According to the Big Bang theory, astronomers believed that the entire universe was in the dark age (meaning no stars, no light) until the first batch of stars formed, an era known the "cosmic dawn". It was about 180 million years after the Big Bang.
Now cosmologists have finally identified a signal left behind by the first stars as they first lit up the universe.
Following the big bang, hydrogen was the first atom that ever comes into existence. The universe, however, was simply filled with cold clumps of hydrogen gas awash with radiation, known as the Cosmic Microwave Background (CMB).
CMB was first predicted in 1948 by cosmologists Ralph Alpher and Robert Herman and later discovered by accident by radio astronomers Arno Penzias and Robert Wilson in 1964. The duo did the first-ever measurement of CMB using a radiometer that was intended for the Bell Telephone Lab's astronomy and satellite communication experiments. Penzias and Wilson were awarded 1978 Nobel Prize in Physics for their works in CMB.
By its nature, CMB is a remnant electromagnetic radiation from an early stage of the universe, and is still lingering throughout the entire universe today. It provides astronomers a perfect time log that allows them to look into the cosmic history.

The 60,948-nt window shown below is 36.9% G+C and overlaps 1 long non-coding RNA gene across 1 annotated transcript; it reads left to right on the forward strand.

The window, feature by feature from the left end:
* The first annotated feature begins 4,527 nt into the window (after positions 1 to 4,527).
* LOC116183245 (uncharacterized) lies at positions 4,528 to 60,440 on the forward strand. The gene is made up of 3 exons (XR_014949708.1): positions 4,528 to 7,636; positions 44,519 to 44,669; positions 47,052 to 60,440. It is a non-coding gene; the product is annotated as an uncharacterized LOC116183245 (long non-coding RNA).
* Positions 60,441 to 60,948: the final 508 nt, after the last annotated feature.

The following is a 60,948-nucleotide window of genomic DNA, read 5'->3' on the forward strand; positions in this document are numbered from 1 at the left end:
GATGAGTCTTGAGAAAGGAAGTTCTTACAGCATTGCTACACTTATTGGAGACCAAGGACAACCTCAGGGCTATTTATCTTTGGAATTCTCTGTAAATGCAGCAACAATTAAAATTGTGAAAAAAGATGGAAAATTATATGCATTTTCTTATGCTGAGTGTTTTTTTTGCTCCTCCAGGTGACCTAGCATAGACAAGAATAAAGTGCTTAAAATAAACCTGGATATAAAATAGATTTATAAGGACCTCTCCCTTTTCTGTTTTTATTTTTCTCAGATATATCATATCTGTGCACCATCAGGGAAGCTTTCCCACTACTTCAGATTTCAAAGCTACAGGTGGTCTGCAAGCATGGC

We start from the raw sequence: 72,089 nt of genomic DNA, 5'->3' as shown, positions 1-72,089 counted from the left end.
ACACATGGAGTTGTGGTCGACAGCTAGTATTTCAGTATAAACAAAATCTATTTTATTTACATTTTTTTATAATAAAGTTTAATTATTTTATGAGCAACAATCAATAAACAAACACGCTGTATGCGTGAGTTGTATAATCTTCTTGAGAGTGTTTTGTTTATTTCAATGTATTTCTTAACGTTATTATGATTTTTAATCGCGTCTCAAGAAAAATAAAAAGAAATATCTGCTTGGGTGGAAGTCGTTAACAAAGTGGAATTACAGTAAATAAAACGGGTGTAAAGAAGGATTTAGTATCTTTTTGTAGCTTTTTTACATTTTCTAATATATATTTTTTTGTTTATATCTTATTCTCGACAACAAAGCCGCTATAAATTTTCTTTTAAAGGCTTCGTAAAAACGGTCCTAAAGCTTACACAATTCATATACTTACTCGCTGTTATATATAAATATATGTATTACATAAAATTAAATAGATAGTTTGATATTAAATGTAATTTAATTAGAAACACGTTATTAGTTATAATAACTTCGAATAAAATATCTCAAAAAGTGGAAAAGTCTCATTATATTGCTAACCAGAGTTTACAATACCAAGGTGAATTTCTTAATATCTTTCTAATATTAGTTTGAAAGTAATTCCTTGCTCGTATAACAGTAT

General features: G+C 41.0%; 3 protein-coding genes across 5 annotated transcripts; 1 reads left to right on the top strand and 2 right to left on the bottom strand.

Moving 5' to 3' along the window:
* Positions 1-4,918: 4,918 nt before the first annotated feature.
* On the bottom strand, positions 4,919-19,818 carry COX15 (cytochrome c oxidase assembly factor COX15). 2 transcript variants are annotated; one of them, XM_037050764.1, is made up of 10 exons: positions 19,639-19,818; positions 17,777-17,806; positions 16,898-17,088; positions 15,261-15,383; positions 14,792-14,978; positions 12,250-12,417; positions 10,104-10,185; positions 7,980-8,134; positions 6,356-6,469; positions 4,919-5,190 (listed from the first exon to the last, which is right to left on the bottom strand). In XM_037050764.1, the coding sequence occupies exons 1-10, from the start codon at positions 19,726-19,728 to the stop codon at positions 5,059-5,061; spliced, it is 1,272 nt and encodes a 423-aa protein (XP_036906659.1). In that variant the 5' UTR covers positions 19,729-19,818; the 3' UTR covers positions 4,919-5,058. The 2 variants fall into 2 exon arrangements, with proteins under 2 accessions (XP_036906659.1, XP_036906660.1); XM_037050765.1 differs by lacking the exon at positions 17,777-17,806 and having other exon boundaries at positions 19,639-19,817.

Scientists have predicted that as the stellar pioneers lit up the surrounding hydrogen gas, causing them to absorb CMB radiation of a specific wavelength. Although this, in theory, can be detected, it took scientists took over a decade make the final discovery.
One major challenge is that scientists would have to sift through noisy radio waves surrounding our planet, solar system and galaxy to find a faint, dip signal from the deep past. As the universe constantly expands, the signal of interest is thought to be “red-shifted”, meaning that its signature wavelength got stretched over the time. Thus it would be crucial to predict when the first stars switched on precisely.
Not only did the researchers manage to block out 99.99% of the contaminating radio noise, but they also stroke home by finding the right wavelength of CMB radiation.
No wonder some considered the observations into the cosmic past as a “revolutionary” step that could lead to more discovery about the early universe.
Source: Nature Video via Youtube